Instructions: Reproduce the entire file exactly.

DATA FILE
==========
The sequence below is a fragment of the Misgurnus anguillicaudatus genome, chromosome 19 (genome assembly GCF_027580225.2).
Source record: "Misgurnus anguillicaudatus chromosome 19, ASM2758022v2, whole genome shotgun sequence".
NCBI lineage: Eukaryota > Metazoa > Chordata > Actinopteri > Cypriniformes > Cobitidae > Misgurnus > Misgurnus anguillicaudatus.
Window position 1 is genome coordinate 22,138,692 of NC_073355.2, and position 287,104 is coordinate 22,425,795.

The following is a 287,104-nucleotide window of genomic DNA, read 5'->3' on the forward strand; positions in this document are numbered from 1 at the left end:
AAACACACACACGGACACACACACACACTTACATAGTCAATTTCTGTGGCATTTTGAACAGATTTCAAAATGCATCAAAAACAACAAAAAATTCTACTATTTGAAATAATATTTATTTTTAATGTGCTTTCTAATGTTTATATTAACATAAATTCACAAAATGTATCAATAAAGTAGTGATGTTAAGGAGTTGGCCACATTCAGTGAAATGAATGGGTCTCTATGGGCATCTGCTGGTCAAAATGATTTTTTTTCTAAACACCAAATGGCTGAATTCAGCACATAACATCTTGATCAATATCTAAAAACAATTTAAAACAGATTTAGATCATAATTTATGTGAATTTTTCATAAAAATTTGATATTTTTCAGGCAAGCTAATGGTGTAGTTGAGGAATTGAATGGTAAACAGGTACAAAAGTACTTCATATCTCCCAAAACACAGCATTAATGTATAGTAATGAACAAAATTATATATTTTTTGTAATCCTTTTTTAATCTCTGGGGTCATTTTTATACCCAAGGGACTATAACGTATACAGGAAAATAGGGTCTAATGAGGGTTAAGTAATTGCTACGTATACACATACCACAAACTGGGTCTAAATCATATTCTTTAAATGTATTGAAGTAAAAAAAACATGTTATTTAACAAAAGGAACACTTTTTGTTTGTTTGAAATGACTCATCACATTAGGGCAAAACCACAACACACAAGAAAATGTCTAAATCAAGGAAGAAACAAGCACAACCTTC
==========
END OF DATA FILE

The sequence below is a fragment of the Misgurnus anguillicaudatus genome, chromosome 19 (genome assembly GCF_027580225.2).
Source record: "Misgurnus anguillicaudatus chromosome 19, ASM2758022v2, whole genome shotgun sequence".
NCBI lineage: Eukaryota > Metazoa > Chordata > Actinopteri > Cypriniformes > Cobitidae > Misgurnus > Misgurnus anguillicaudatus.
Window position 1 is genome coordinate 22,138,692 of NC_073355.2, and position 287,104 is coordinate 22,425,795.

The following is a 287,104-nucleotide window of genomic DNA, read 5'->3' on the forward strand; positions in this document are numbered from 1 at the left end:
AAACACACACACGGACACACACACACACTTACATAGTCAATTTCTGTGGCATTTTGAACAGATTTCAAAATGCATCAAAAACAACAAAAAATTCTACTATTTGAAATAATATTTATTTTTAATGTGCTTTCTAATGTTTATATTAACATAAATTCACAAAATGTATCAATAAAGTAGTGATGTTAAGGAGTTGGCCACATTCAGTGAAATGAATGGGTCTCTATGGGCATCTGCTGGTCAAAATGATTTTTTTTCTAAACACCAAATGGCTGAATTCAGCACATAACATCTTGATCAATATCTAAAAACAATTTAAAACAGATTTAGATCATAATTTATGTGAATTTTTCATAAAAATTTGATATTTTTCAGGCAAGCTAATGGTGTAGTTGAGGAATTGAATGGTAAACAGGTACAAAAGTACTTCATATCTCCCAAAACACAGCATTAATGTATAGTAATGAACAAAATTATATATTTTTTGTAATCCTTTTTTAATCTCTGGGGTCATTTTTATACCCAAGGGACTATAACGTATACAGGAAAATAGGGTCTAATGAGGGTTAAGTAATTGCTACGTATACACATACCACAAACTGGGTCTAAATCATATTCTTTAAATGTATTGAAGTAAAAAAAACATGTTATTTAACAAAAGGAACACTTTTTGTTTGTTTGAAATGACTCATCACATTAGGGCAAAACCACAACACACAAGAAAATGTCTAAATCAAGGAAGAAACAAGCACAACCTTC